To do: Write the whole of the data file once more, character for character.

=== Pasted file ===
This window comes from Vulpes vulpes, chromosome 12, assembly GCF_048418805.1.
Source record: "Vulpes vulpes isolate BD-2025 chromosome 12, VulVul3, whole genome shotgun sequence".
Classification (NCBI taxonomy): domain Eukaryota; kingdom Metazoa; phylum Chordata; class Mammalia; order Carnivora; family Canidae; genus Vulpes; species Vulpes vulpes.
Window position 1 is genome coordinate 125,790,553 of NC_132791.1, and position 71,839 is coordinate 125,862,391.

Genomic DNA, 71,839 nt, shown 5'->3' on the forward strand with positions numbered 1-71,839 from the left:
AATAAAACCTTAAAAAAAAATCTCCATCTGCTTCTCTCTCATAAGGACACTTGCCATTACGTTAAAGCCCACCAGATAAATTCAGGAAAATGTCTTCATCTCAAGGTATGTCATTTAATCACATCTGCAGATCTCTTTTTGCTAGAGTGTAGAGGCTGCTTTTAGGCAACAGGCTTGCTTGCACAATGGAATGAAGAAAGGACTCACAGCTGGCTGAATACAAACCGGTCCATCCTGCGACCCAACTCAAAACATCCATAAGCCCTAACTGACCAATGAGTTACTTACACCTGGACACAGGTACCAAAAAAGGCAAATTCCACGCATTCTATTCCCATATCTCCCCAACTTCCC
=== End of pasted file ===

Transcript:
This window comes from Vulpes vulpes, chromosome 12, assembly GCF_048418805.1.
Source record: "Vulpes vulpes isolate BD-2025 chromosome 12, VulVul3, whole genome shotgun sequence".
Classification (NCBI taxonomy): domain Eukaryota; kingdom Metazoa; phylum Chordata; class Mammalia; order Carnivora; family Canidae; genus Vulpes; species Vulpes vulpes.
Window position 1 is genome coordinate 125,790,553 of NC_132791.1, and position 71,839 is coordinate 125,862,391.

Genomic DNA, 71,839 nt, shown 5'->3' on the forward strand with positions numbered 1-71,839 from the left:
AATAAAACCTTAAAAAAAAATCTCCATCTGCTTCTCTCTCATAAGGACACTTGCCATTACGTTAAAGCCCACCAGATAAATTCAGGAAAATGTCTTCATCTCAAGGTATGTCATTTAATCACATCTGCAGATCTCTTTTTGCTAGAGTGTAGAGGCTGCTTTTAGGCAACAGGCTTGCTTGCACAATGGAATGAAGAAAGGACTCACAGCTGGCTGAATACAAACCGGTCCATCCTGCGACCCAACTCAAAACATCCATAAGCCCTAACTGACCAATGAGTTACTTACACCTGGACACAGGTACCAAAAAAGGCAAATTCCACGCATTCTATTCCCATATCTCCCCAACTTCCC